The mites are very minute in size and are not visible by naked eye. The size of this measures to 200-250 microns in length and 20-30 microns in width. The life cycle of this mite is completed in 10-12 days. It remains underneath the periyanth (cap) and cause injury by feeding on the soft paranchymatic tissues. Though the mites are microscopic their damage is enormous and hundreds of mites could be seen in each infested button and tender nut. Visible symptoms are brown discoloration noticed in patches of the husk. In case of severe attack the button sheds, resulting in very poor setting percentage. In other cases the nuts are deformed and undersized with poor development of kernel and husk.

The mites spread through wind and its multiplication is at a high rate. Though this pest was noticed only in a limited area during 1998 it has become a major pest of coconut in India.

Control measures

Being a micro pest inhabiting under the periyanth, the control measurers at field level are not easy. However by adopting the following integrated plant protection measurers the mite population could be reduced considerably.

  1. Adoption of phytosanitary measures in coconut gardens such as cleaning the crown of the palm, keeping the plantation clean and burning of all immature nuts fallen due to mite infestation.
  2. Spraying biopesticides on the bunches
    a) 2% neem oil - garlic emulsion (20ml neem oil + 20g garlic + 5g bar soap in 1 litre water). Emulsion has to be prepared on the same day of application itself.
    b) Other neem based pesticides at 0.004% (Azadirachtin). If the pesticide formulation contains 1% Azadirachtin, 4ml has to be used in 1 litre water.
    Wherever spraying is difficult root feeding may be resorted to with Azadirachtin 5% formulation (7.5ml+7.5ml water) or Azadirachtin 1% formulation (10ml + 10ml water).
  3. Spraying has to be done 3 times a year - December-February, April-June and September-October. While spraying, ensure that the spray fluid falls over the perianth region especially on button and tender nuts. On an average 1-1.5 litre spray fluid is required per palm. Care should be taken to harvest mature bunches before spraying.
  4. Following palm health care practices also may be adopted.
    1. Recycling of biomass generated within the coconut system by vermi compost method or by using lignin degrading fungus.
    2. Raising of green manure crops in the coconut basins (like sunhemp, cowpea, calapagonium etc.) and incorporation into the soil in the basin itself, these act as mulch during summer and slowly decompose and provide nutrients when incorporated to soil.
    3. Application of recommended dosages of fertilizers, in two split doses, as per the package of practices prevailing in the respective states.
    4. Recommended level of irrigation during summer months i.e. 250-500 litres of water per tree per week (based on evapotranspiration in the given area).
    5. Soil moisture conservation by following methods.
      1. Burial of coconut husk in the basin.
      2. Mulching the basins (2m radius) with coconut leaves/green manure / green leaf manure.
      3. Mulching with coir pith wherever available (2m radius).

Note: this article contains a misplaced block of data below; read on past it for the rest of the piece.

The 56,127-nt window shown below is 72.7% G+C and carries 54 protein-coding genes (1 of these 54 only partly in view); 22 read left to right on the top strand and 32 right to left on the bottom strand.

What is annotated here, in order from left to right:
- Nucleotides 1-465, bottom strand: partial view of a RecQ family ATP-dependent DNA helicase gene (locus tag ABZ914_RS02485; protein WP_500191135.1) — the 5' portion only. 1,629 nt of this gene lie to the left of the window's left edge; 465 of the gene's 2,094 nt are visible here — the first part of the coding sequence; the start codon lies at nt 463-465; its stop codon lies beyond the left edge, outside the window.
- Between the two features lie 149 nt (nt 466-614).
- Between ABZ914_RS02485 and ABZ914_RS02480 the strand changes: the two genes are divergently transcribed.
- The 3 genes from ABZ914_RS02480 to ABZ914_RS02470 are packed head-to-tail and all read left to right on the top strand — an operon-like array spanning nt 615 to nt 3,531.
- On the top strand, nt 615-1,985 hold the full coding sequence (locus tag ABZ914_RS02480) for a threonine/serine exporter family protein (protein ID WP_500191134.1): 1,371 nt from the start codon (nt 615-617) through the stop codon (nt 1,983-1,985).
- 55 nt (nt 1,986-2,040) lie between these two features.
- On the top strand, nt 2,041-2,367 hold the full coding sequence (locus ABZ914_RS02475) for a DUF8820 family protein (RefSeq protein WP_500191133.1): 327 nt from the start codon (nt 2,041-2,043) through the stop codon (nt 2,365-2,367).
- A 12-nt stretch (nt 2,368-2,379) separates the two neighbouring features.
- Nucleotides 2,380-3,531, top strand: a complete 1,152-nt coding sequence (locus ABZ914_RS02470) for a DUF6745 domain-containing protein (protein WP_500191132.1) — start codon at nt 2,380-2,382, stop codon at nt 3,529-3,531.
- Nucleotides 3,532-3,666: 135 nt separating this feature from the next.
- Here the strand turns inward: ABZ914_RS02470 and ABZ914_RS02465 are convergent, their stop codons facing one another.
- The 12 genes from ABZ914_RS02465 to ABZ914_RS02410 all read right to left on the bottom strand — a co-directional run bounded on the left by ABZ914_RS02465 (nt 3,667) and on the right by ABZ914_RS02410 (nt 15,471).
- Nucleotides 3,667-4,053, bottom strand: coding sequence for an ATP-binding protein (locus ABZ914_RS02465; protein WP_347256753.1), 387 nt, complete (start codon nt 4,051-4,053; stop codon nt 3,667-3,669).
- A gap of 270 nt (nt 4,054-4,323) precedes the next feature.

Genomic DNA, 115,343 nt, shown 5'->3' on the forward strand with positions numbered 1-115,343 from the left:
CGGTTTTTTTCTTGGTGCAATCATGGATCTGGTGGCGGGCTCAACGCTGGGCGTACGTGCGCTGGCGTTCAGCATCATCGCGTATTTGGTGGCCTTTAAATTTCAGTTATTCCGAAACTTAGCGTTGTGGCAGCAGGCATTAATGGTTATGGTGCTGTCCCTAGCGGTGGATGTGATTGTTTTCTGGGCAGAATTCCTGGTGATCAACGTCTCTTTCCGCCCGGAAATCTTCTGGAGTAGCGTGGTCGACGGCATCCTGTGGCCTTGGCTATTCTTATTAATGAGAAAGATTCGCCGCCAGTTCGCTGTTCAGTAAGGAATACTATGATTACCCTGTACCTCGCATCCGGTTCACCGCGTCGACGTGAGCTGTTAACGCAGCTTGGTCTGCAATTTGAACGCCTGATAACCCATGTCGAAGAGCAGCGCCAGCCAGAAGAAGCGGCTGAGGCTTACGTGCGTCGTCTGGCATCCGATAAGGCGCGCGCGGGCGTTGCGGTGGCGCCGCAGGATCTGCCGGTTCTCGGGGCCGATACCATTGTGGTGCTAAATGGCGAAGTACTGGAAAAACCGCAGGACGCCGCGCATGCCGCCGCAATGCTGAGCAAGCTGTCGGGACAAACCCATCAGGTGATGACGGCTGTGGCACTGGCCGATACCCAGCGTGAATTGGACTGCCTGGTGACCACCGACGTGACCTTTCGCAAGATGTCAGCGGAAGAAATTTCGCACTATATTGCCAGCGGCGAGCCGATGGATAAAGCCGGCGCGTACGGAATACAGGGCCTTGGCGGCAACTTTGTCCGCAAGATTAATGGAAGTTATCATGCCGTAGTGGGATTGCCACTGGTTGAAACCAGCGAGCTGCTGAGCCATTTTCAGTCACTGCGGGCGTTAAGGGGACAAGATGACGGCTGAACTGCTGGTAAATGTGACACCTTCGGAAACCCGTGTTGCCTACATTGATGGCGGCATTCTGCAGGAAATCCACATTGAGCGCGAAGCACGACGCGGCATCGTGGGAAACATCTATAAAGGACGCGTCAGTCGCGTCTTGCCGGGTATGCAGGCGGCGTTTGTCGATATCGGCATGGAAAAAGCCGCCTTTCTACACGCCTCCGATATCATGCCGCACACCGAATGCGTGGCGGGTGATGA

Video film on Integrated management of coconut Eriophyid Mite

 Slug CaterpillarBack to Top

(Leucopholis coneophora Burm.) (Melolonthinae: Coleoptera)
Symptoms

The white grubs are mostly found in sandy loam tracts of Kerala and Karnataka. It damage the roots. In seedling, it tunnels in to the bole and collar region.

It has an annual life cycle with a grub period of 8 months. Peak grub population is observed from Sept. to Oct. Adult beetles emerge out of the soil after pre- monsoon showers in May-June during sunset hours.

Control measures

Plouging and digging of soil during pre and post monsoon period will expose the insect for predation. Collection and destruction of the adult beetles during May-June. Setting up light traps to attract adult beetles. Application of phorate 10G @ 100g per palm should be mixed and raked in the top 15cm soil in May-June and Sept.-Oct. is recommended in coastal and Malanad areas. Irrigation is necessary after the pesticide application.

B. Diseases Back to Top

 Bud rot Back to Top


Symptoms
  1. The earlier symptom is the yellowing of one or two younger leaves. Black spots appear on spindle leaves.
  2. In the later stages the spindle withers and drops down.
  3. The tender leaf base and soft tissues of the crown rot into a slimy mass of decayed material emitting foul smell.
  4. Ultimately the entire crown falls down and the palm dies.
Control measures
  1. Remove all affected tissue of the crown and apply Bordeaux paste on cut end and provide a protective covering till normal shoot emerges (Dissolve 100 gm of copper sulphate and 100 gm of quick lime each in 500ml. water separately and mix to form 1 litre of Bordeaux paste).
  2. Spray 1% Bordeaux mixture on the crown of the neighbouring palms as a prophylatic measure.
  3. Spray with 1% Bordeaux mixture during May and September if the disease occur frequently.
  4. Cut and burn severely affected palms which cannot be saved.

 Leaf rot Back to Top


Symptoms
  1. Blackening and shriveling up of distal ends of the leaflets in the central spindle and younger leaves which later break off in bits.
  2. Gradual weakening of the tree resulting in decline yield.
Control measures
  1. Improve general condition of palms through proper manuring and management.
  2. Remove the decayed portions of spindle leaf and upmost two leaves only.
  3. Pour fungicide solution of Hexaconazol (Contaf 5E) - 2ml or Mancozeb (Dithane M45/Indifil M45) - 3g in 300ml water per palm to the base of spindle leaf.
  4. Apply 20g Phorate 10G mixed with 200g fine sand around the base of spindle leaf.